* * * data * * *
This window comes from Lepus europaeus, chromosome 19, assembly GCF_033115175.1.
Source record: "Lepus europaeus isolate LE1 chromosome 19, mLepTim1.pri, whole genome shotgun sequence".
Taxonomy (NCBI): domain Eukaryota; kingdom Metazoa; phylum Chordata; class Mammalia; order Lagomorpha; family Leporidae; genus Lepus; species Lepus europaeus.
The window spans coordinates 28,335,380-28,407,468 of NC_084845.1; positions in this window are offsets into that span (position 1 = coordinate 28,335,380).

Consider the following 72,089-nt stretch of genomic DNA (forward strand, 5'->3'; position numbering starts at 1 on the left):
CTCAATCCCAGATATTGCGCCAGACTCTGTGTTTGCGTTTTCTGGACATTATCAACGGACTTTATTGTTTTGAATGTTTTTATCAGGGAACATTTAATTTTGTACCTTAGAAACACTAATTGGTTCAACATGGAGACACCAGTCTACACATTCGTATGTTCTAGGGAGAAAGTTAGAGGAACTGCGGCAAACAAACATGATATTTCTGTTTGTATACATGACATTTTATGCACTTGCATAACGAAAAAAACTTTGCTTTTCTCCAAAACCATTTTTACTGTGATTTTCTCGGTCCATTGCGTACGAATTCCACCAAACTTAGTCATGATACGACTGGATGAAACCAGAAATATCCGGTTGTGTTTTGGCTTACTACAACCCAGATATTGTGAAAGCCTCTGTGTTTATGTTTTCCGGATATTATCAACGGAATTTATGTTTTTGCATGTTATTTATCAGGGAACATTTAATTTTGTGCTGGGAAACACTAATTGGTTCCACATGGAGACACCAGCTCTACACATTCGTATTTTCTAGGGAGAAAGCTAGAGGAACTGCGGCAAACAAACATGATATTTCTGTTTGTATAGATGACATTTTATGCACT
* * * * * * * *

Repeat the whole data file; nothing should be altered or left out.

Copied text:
This window comes from Lepus europaeus, chromosome 19, assembly GCF_033115175.1.
Source record: "Lepus europaeus isolate LE1 chromosome 19, mLepTim1.pri, whole genome shotgun sequence".
Taxonomy (NCBI): domain Eukaryota; kingdom Metazoa; phylum Chordata; class Mammalia; order Lagomorpha; family Leporidae; genus Lepus; species Lepus europaeus.
The window spans coordinates 28,335,380-28,407,468 of NC_084845.1; positions in this window are offsets into that span (position 1 = coordinate 28,335,380).

Consider the following 72,089-nt stretch of genomic DNA (forward strand, 5'->3'; position numbering starts at 1 on the left):
CTCAATCCCAGATATTGCGCCAGACTCTGTGTTTGCGTTTTCTGGACATTATCAACGGACTTTATTGTTTTGAATGTTTTTATCAGGGAACATTTAATTTTGTACCTTAGAAACACTAATTGGTTCAACATGGAGACACCAGTCTACACATTCGTATGTTCTAGGGAGAAAGTTAGAGGAACTGCGGCAAACAAACATGATATTTCTGTTTGTATACATGACATTTTATGCACTTGCATAACGAAAAAAACTTTGCTTTTCTCCAAAACCATTTTTACTGTGATTTTCTCGGTCCATTGCGTACGAATTCCACCAAACTTAGTCATGATACGACTGGATGAAACCAGAAATATCCGGTTGTGTTTTGGCTTACTACAACCCAGATATTGTGAAAGCCTCTGTGTTTATGTTTTCCGGATATTATCAACGGAATTTATGTTTTTGCATGTTATTTATCAGGGAACATTTAATTTTGTGCTGGGAAACACTAATTGGTTCCACATGGAGACACCAGCTCTACACATTCGTATTTTCTAGGGAGAAAGCTAGAGGAACTGCGGCAAACAAACATGATATTTCTGTTTGTATAGATGACATTTTATGCACT